Pursuing a faint scent, Jo tracked down a woman, now living in the United States, who came from the Pewsey Vale, a few miles south-west of Aldbourne, and had an ancient recipe among her family papers. Armed with this, Jo went to Somerset for a course of instruction and learnt the nuts and bolts of cheese-making.

In January 1990, when the enterprise still existed only in her mind, she went in for the annual Venture Cash award, run by the NatWest Bank to encourage young people in the country to expand their businesses or set up new ones. The mere act of entering was itself a spur: to take part in the competition, she had to be in business by the time the judges came round.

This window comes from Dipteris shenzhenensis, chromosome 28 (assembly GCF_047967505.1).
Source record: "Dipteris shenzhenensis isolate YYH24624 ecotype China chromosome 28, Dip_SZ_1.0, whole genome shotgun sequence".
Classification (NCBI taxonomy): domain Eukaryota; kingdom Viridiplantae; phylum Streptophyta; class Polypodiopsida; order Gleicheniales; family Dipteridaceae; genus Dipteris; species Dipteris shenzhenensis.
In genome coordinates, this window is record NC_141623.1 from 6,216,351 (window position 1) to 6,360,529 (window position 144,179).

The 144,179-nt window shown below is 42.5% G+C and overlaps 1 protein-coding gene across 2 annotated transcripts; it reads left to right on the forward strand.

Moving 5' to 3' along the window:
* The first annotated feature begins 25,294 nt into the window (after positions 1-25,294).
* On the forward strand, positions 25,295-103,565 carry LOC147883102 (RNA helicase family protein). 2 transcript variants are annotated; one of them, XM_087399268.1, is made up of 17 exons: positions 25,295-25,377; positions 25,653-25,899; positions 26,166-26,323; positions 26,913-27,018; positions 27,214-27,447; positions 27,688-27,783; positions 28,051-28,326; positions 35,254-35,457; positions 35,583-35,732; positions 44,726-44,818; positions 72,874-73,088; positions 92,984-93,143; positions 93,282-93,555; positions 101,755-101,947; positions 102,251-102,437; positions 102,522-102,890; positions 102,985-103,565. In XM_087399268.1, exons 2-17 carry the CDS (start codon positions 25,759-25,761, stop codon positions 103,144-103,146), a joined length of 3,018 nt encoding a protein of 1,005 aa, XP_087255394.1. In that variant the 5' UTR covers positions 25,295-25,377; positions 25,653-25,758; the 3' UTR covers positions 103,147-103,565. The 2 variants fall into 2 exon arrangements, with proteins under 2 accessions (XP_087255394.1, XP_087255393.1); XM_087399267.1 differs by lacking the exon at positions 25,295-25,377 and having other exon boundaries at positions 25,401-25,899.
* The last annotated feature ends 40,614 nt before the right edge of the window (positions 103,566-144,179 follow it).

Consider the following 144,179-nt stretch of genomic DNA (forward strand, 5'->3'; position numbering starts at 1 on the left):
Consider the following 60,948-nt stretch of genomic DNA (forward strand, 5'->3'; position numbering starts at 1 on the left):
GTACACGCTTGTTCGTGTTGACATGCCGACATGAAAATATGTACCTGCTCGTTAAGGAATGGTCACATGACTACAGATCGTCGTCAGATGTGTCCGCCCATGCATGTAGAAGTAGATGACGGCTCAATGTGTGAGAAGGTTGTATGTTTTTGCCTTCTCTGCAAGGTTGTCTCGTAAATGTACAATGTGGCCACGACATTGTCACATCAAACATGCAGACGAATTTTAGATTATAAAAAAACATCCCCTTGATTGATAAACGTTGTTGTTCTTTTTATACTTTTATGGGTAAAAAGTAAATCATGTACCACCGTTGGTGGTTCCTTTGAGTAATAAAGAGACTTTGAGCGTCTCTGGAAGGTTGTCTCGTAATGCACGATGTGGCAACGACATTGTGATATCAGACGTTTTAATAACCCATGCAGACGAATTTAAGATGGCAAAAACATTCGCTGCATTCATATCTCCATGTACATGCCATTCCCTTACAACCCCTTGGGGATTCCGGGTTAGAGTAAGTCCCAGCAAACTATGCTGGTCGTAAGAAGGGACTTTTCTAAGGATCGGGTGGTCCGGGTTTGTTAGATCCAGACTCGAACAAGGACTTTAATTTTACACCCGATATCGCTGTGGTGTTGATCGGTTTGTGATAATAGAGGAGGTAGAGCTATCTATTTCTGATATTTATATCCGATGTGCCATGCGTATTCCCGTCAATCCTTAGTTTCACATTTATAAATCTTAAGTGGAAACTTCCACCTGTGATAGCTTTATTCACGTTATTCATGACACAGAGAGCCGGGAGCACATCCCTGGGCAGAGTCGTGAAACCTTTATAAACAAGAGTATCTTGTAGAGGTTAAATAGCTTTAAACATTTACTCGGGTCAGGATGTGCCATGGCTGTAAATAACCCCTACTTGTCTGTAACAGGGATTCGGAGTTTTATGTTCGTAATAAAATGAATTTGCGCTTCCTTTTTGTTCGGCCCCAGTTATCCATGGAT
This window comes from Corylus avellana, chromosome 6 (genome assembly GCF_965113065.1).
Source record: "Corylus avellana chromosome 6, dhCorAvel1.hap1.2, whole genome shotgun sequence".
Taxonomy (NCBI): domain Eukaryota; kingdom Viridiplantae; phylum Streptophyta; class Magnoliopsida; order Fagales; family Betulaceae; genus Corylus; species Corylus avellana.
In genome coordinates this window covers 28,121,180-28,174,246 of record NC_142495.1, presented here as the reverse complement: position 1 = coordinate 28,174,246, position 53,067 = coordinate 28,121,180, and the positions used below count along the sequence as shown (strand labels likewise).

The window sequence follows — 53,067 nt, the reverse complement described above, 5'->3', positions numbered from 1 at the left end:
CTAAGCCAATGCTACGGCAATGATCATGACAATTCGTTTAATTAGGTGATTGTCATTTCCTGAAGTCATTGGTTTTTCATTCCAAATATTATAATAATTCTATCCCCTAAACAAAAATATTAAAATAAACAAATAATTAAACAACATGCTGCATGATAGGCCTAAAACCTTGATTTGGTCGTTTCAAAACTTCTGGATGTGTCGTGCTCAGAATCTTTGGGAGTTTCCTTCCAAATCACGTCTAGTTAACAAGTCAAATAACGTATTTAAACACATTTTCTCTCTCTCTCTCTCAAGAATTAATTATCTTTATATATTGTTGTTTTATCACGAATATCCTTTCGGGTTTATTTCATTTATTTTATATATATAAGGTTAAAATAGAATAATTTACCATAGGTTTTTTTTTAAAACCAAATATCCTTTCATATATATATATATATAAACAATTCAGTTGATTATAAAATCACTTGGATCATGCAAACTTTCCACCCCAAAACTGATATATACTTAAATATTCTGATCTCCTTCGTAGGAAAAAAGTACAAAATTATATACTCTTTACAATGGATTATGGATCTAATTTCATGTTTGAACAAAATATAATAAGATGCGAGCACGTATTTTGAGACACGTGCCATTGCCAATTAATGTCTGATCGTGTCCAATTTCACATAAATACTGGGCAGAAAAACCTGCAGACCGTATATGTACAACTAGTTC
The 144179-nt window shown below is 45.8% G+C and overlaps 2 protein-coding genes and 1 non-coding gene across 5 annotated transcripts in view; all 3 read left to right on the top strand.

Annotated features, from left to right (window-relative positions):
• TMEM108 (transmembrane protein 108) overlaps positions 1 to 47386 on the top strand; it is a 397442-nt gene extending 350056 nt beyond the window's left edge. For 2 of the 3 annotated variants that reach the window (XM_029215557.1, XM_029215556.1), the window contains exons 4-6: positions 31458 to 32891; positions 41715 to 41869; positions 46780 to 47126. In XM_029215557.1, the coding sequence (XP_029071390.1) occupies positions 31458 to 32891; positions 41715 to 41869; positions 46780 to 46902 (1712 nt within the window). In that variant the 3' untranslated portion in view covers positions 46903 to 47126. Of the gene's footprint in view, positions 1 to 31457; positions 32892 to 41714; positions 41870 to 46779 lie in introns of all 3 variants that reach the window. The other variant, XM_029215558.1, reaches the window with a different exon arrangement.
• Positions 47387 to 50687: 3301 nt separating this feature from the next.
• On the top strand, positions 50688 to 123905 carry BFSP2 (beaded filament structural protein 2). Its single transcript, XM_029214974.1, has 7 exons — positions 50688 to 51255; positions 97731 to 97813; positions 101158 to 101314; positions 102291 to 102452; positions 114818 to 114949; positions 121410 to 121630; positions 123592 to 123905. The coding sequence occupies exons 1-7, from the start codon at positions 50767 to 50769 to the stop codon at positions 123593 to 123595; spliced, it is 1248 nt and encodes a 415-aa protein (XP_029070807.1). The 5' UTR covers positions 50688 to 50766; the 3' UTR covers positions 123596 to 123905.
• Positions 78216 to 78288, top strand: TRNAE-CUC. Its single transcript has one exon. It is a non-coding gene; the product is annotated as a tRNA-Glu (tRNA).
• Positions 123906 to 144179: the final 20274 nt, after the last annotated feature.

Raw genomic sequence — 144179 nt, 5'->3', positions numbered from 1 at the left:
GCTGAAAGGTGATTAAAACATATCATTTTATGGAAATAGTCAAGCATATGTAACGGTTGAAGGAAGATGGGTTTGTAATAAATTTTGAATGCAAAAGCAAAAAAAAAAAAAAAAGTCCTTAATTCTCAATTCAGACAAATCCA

That year there were 84 entrants, but she came first, winning pounds 3,000, which had to be invested in the enterprise. Research into marketing became a priority: she and her husband, Mike, travelled throughout Wiltshire and neighbouring counties to find out exactly what shopkeepers wanted. They also went to the South of France to see local sheep-milking and cheese-making methods. At home, they spent pounds 500 on developing labels, pounds 1,000 on fitting out a building and pounds 1,000 on a computer.

Production began in November 1990. Jo's first idea was to make sheep's cheese only, but the demand for cows' cheese was so strong that she began using that, too, and it now accounts for 60 per cent of sales. In just over three years, annual turnover has risen to pounds 40,000. Had the founder of the business not been distracted by the arrival of two children, now aged two and one, expansion would doubtless have been even faster.